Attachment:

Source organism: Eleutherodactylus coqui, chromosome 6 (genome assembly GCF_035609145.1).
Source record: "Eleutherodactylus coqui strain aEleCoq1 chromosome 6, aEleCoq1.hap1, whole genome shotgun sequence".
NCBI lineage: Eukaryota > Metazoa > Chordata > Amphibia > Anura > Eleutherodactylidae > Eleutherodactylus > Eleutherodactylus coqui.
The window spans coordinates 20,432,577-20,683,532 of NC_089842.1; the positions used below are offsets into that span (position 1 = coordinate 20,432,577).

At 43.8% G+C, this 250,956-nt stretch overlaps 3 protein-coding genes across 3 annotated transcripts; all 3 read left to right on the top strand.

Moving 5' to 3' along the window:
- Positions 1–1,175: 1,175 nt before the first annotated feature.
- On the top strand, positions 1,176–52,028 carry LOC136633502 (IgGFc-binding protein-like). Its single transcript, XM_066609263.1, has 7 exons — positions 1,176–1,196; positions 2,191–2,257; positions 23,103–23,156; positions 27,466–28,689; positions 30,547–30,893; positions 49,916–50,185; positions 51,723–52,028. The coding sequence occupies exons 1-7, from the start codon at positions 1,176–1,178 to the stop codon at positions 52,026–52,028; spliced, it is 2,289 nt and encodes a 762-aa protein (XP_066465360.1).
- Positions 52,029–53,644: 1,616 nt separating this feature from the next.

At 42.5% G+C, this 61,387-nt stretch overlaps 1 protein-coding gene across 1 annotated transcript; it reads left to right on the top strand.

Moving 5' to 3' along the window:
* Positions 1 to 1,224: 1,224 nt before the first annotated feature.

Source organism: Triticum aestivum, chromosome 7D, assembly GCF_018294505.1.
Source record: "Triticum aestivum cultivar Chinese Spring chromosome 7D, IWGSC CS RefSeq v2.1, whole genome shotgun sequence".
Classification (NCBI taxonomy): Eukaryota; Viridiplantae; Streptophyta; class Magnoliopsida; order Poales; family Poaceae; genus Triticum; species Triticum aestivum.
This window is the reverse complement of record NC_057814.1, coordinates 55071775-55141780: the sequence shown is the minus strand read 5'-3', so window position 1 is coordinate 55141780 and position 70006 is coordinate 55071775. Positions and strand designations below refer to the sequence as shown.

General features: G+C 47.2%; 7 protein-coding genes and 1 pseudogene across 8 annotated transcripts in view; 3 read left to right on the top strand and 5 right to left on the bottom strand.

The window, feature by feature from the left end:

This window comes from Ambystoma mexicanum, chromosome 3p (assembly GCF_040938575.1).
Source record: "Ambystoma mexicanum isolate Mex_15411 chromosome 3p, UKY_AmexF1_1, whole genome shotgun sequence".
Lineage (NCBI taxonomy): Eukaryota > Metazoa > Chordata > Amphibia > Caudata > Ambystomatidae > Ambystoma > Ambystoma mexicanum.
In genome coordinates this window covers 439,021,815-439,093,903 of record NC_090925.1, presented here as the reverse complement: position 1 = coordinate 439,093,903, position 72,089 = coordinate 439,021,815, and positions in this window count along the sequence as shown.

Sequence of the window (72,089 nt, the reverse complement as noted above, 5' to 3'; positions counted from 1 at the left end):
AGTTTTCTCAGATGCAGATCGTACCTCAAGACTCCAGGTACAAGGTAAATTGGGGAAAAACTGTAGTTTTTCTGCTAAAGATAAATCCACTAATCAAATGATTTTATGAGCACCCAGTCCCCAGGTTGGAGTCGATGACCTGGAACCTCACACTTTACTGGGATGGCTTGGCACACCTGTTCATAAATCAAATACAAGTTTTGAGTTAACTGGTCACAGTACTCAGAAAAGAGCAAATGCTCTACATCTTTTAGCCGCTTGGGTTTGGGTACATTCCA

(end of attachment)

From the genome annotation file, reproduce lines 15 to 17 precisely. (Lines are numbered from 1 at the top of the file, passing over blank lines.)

Classification (NCBI taxonomy): Eukaryota; Viridiplantae; Streptophyta; class Magnoliopsida; order Poales; family Poaceae; genus Triticum; species Triticum aestivum.
This window is the reverse complement of record NC_057814.1, coordinates 55071775-55141780: the sequence shown is the minus strand read 5'-3', so window position 1 is coordinate 55141780 and position 70006 is coordinate 55071775. Positions and strand designations below refer to the sequence as shown.

General features: G+C 47.2%; 7 protein-coding genes and 1 pseudogene across 8 annotated transcripts in view; 3 read left to right on the top strand and 5 right to left on the bottom strand.